Money management in trading

We'll start from the definition. Money management is the way to decide which part of account can be under the risk in a certain trading transaction.

Decision making makes 50% of trading and these decisions are about the time when to enter the market. Another 50% refer to when to leave the market. How do you think which of two decisions has a primary importance? Of course, the second one. Exactly this type of decisions determine your performance. That is how "money management" started to be developed. Efficient money management for trading allows traders to "survive" in the market. Only ensuring an equal proportion between profit and loss, a trader has an opportunity to deal with money resource but not to play.

There are several principles of money management. Let’s consider some of them as applied to trading:

  • Total funds (margin) invested in a transaction shouldn't exceed 10-15% of total capital . In this case, a trader is protected from excessive investment, which can lead to collapse.
  • Risk rate for each market invested by a trader shouldn't exceed 5% of his/her capital. Thereby, if transaction is unprofitable trader will lose less than 5% of his/her total amount of money (this recommendation is for big capitals).
  • Markets united into one group move more or less equally. Making trades in each group breaks the principle of diversity. Therefore, investment to similar markets should be conducted carefully. You should always consider the rule of the best possible rate of investment. Anyway, it should be diversified to a certain extent. You should invest your capital so that loss received on one large transaction won't put you out of business. But as far as possible, these losses should be compensated by profits from other transactions. There are four major markets in the Forex market: US Dollar, Pound of sterling, Yen, Euro zones. Their exchange rates are similar.
  • Determination of probable profit-and-loss rate
  • Rate of profit is determined for each potential transaction. Then this profit rate should be balanced with potential loss in case the market moves in undesirable direction. Generally, preferable proportion is 3:1. If it's different, you'd better not to enter the market. For example, if risk is 100$, the potential profit approximately should be 300$. Since substantial gain can be attained due to a limited number of trades, it should be maximized by keeping profitable positions as long as possible. On the other part, loss must be minimized in case of failure.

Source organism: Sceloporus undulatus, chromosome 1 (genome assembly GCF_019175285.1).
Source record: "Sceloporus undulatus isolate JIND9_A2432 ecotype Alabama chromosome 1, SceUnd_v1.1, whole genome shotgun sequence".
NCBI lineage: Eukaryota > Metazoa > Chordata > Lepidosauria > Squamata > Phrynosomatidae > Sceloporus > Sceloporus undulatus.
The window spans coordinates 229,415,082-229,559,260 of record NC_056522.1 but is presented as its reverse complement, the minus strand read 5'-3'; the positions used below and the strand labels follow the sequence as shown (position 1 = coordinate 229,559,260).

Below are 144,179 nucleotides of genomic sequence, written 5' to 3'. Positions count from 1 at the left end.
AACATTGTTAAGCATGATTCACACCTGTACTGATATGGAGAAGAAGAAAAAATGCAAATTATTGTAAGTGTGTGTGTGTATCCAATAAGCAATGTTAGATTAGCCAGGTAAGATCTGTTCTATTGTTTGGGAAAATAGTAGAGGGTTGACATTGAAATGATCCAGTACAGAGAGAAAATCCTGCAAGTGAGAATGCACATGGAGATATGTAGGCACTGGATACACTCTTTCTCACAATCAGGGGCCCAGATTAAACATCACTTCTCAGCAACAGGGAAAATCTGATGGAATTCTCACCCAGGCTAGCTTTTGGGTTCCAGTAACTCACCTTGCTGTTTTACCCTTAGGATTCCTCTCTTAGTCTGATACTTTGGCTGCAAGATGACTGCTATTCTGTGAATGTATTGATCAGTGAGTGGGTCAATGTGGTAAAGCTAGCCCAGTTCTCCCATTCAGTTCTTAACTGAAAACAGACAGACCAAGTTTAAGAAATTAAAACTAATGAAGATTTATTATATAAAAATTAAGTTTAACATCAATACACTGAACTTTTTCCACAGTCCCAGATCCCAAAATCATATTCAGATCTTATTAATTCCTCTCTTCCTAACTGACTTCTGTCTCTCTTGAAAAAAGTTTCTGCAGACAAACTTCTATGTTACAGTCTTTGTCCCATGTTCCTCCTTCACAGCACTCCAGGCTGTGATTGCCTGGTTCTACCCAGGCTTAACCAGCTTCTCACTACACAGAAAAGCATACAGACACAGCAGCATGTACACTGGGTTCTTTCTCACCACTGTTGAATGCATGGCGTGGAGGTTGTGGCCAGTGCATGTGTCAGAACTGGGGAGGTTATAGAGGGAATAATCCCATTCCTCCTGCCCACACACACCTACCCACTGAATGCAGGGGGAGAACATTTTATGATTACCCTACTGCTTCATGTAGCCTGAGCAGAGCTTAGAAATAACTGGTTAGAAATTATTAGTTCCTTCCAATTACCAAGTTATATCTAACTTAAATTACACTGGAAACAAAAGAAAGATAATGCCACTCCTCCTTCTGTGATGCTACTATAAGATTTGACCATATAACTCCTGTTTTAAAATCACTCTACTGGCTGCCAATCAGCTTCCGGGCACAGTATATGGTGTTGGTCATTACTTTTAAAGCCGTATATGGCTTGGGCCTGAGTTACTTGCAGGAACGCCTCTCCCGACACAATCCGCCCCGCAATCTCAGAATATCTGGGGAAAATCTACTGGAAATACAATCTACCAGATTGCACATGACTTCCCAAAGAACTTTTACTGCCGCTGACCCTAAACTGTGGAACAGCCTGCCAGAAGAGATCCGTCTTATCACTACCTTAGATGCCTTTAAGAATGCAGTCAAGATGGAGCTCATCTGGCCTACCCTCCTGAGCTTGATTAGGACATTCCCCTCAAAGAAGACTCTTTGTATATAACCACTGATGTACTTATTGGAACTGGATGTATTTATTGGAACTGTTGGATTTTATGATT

• Trade with several positions
  • Entering market with several contracts (ie, more than one lot),a trader should divide them into so-called trending and trading positions.
  • Trending positions are made with free stop loss orders, which allows to divide these positions even on consolidation and correction. These positions grant a trader with the opportunity to get maximum profit.
  • Trading positions are supposed to be used in short-term periods of trade and limited with quite strict stop loss orders. Therewith, when certain price is reached, they are closed and restored during the resumption of the tendency.
  • Conservative and aggressive approaches
  • aggressive approach implies great risks and at the same time great profit. But you should understand that aggressive strategy assumes that rates exceeding half of the deposit will bring a trader profit till he correctly predicts the trend. And a simple error can lead to great losses. On long-term periods this method can be applied only by professionals .
  • under conservative approach,trader goes to his goal slowly, step by step. He risks the less part of his deposit, but earns not much too. Some time later his/her deposit can be doubled. This method is good for beginners and it is applied for long-term periods.
  • It is for sure that a trader will be anyway successful if he correctly forecasts the market movement no matter what approach is selected.
  • Open rules: a) open only if you have one main and several extra signals; b) prior to opening, write down the enter price, the close price, the price under which unprofitable position is closed and expected "lifetime" of the position.
  • Rules of support of trades and partial close of trades prior to settlement time:
    • keep the position only if analysis proves your conclusions;
    • close partly if your losses are more than expected;
    • wait if your losses are less than you expected, if the price stays at the same level, if the price doesn’t reach the point of calculated profit.
  • Close rules:
    • when the estimated time is over;
    • hen you get expected profit;
    • when you get expected losses;
    • when you get the maximum profit.

The market is extremely diverse and principles of money management alter over the time. The main point for traders is that a trader changes them, not the market.

Try to put Money Management Stop in practice.

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